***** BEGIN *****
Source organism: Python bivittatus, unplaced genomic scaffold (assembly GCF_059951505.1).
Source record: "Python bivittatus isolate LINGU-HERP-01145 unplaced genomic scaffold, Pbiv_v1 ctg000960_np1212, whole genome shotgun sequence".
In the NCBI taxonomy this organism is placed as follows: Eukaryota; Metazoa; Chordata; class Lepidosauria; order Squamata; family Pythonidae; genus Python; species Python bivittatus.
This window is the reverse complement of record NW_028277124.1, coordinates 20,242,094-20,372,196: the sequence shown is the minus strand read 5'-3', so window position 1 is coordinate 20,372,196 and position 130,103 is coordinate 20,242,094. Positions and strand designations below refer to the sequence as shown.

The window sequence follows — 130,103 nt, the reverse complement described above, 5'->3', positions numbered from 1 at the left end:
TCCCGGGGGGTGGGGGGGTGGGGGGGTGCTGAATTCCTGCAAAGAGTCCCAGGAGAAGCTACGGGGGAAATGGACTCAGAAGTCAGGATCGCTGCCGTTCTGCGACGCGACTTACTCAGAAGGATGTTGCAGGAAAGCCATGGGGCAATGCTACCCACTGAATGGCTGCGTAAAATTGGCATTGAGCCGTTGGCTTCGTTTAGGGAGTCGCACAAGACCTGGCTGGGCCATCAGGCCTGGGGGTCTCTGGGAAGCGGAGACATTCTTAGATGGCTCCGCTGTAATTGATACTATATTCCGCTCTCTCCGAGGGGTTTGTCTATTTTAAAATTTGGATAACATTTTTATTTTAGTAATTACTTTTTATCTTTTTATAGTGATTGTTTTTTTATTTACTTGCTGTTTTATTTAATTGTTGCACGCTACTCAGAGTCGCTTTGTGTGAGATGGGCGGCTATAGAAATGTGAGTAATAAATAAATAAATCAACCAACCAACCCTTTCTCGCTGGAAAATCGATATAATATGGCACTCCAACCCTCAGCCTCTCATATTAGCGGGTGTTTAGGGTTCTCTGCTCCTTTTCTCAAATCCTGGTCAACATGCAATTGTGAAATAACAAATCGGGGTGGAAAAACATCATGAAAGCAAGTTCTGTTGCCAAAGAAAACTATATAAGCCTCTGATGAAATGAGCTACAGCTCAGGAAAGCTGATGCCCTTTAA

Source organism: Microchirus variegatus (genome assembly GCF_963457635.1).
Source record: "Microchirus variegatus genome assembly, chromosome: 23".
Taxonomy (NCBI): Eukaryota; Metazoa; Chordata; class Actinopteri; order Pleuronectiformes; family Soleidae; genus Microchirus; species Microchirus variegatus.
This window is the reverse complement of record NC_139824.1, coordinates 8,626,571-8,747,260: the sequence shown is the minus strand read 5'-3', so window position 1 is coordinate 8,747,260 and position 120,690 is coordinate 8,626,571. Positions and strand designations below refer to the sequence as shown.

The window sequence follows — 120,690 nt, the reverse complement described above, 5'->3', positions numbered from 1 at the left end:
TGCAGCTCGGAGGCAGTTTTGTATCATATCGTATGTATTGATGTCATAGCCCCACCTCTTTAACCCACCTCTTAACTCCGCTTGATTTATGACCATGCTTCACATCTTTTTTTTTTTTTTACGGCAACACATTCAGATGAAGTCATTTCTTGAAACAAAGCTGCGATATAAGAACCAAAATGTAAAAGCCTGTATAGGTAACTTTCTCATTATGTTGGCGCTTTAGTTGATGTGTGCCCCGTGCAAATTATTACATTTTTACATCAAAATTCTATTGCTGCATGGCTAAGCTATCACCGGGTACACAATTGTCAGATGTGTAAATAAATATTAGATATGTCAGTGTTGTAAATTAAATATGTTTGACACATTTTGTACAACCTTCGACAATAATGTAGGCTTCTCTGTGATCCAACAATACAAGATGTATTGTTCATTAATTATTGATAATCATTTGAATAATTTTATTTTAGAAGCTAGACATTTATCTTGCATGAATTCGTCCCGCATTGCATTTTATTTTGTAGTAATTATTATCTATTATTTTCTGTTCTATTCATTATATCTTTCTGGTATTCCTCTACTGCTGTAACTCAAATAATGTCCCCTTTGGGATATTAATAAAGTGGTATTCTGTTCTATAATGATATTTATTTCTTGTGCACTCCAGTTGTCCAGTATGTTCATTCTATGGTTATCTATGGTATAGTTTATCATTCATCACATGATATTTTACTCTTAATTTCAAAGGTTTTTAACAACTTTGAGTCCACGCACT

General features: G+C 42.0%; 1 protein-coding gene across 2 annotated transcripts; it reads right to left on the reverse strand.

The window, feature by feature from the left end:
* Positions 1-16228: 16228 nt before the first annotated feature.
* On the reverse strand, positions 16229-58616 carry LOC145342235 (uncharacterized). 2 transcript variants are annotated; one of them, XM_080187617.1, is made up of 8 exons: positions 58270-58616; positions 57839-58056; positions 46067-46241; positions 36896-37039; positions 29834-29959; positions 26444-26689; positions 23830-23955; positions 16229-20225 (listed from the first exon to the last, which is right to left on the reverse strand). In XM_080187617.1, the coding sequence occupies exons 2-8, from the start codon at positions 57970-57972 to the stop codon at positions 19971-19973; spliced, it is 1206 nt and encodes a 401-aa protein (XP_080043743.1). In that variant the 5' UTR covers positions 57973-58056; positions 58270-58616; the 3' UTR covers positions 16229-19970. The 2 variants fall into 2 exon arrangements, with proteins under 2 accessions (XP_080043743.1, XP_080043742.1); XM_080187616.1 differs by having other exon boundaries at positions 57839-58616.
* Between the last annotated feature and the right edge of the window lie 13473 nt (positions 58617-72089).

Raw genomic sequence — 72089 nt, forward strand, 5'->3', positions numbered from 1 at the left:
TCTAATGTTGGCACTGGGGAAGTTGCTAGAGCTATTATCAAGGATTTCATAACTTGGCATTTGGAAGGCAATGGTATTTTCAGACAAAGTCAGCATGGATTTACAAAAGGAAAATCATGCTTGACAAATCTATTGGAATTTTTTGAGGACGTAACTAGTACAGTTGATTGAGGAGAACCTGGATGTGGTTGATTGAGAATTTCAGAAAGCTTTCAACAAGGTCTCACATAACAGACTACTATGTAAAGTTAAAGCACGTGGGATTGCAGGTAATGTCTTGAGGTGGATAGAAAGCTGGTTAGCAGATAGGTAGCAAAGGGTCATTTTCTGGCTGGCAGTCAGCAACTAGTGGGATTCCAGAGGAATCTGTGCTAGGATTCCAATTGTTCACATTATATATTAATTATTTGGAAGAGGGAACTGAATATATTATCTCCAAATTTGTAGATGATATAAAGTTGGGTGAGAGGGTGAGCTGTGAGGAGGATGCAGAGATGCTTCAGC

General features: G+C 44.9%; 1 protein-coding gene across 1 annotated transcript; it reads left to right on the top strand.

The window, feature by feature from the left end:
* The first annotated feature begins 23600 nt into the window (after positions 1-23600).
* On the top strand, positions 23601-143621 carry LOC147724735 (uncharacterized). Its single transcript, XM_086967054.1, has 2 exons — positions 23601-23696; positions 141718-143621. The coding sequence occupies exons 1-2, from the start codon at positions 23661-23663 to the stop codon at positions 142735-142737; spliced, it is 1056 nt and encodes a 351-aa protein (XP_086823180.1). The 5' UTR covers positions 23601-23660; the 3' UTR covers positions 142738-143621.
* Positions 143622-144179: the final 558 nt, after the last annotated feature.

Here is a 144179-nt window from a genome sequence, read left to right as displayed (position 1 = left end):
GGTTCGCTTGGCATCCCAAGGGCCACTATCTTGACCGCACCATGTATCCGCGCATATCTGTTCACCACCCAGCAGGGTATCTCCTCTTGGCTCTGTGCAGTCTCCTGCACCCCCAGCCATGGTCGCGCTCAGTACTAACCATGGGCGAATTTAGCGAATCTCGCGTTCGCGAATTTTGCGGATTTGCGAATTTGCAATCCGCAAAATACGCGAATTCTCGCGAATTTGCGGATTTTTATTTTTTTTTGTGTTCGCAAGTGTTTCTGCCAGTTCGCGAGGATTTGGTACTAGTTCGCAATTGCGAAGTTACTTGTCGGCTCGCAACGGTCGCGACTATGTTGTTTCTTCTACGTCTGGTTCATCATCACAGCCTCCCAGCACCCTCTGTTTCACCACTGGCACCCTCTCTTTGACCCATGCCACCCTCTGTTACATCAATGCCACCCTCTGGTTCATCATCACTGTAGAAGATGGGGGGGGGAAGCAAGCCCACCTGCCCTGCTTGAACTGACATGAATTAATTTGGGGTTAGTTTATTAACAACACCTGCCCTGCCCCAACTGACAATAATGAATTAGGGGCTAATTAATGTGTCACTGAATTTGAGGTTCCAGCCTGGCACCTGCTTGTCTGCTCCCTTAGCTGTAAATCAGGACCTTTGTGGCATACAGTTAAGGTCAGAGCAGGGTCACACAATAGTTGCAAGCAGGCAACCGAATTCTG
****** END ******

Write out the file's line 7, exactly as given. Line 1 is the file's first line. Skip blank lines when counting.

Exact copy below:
Source organism: Microchirus variegatus (genome assembly GCF_963457635.1).